This work aimed at the comparative study of the quality and quantity of biogas produced by archaea strain Methanothrix soehngenii operating in different versions of anaerobic digesters upflow sludge bed in the brewery wastewater treatment in Brazil in the tropical region. Four types of UASB digesters were studied made of different geometries and materials which are: a UASB IC steel 20 meters high; a circular UASB steel 6 meters high; an UASB reinforced concrete lined with geomembrane PEAB with 6 meters high; and finally a UASB plug flow comprising two UASB in serious rotomolded HDPE 6 meters high.Observed clearly that the biogas produced in the digester UASB steel H2S concentrations had values lower than the HDPE. With respect to efficiency in short time, the UASB IC showed the best results to absorb overloads, as the UASB circular steel showed an efficiency of 90% removal of the organic load. The UASB system plug flow in HDPE showed the lowest cost of deployment, and its efficiency in removing the organic load was 80%.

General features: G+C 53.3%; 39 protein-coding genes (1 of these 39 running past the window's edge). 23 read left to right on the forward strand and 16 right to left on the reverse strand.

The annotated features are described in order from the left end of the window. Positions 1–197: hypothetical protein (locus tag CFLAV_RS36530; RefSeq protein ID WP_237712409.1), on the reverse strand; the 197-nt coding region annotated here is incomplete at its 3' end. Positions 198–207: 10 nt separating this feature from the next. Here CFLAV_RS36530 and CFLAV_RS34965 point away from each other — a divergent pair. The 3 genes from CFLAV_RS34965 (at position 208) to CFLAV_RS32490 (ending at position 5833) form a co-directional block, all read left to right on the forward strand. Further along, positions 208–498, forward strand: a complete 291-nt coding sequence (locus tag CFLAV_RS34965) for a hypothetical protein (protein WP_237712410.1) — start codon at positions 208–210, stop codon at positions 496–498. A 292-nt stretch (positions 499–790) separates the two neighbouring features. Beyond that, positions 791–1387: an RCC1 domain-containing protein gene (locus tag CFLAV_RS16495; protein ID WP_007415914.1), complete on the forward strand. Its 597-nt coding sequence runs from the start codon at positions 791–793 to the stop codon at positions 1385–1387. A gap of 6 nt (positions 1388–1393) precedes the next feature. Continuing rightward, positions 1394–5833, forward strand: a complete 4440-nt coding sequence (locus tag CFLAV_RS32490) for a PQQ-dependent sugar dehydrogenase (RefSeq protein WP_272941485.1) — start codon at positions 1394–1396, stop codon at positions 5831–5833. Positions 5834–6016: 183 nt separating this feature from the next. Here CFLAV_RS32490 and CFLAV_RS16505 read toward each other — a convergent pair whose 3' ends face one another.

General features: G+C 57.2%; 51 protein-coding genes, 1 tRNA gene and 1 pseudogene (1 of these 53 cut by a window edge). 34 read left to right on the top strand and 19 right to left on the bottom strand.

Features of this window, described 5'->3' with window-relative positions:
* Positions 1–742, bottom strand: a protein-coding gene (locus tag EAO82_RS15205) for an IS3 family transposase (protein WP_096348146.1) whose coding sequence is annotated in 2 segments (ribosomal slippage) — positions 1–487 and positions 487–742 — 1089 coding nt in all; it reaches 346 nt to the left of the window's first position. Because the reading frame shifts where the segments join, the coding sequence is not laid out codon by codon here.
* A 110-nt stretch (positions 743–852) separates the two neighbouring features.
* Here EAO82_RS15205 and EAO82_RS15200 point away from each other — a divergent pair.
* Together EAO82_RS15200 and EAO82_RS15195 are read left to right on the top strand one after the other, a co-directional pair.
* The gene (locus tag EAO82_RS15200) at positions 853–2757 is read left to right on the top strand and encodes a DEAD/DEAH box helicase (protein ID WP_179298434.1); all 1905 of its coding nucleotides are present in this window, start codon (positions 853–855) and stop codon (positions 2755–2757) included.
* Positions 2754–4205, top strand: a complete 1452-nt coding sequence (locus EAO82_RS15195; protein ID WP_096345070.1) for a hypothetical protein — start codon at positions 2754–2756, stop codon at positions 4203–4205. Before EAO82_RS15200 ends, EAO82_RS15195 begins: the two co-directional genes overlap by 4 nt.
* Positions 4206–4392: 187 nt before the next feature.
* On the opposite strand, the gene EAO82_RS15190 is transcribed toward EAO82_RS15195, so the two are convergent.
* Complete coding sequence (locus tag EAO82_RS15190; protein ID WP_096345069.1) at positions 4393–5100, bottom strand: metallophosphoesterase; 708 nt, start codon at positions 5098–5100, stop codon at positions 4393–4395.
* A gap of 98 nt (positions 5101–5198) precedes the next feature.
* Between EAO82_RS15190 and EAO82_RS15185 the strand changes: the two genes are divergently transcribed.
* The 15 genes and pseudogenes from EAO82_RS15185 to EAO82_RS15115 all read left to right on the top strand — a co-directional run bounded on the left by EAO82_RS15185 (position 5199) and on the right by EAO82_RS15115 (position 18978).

Keywords: biogas, achaeas, UASB, Brewery effluent

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1 Numerical Analysis of the Computational Fluid Dynamics of Co-Digestion in a Large-Scale Continuous Stirred Tank Reactor

Authors: Sylvana A. Vega, Cesar E. Huilinir, Carlos J. Gonzalez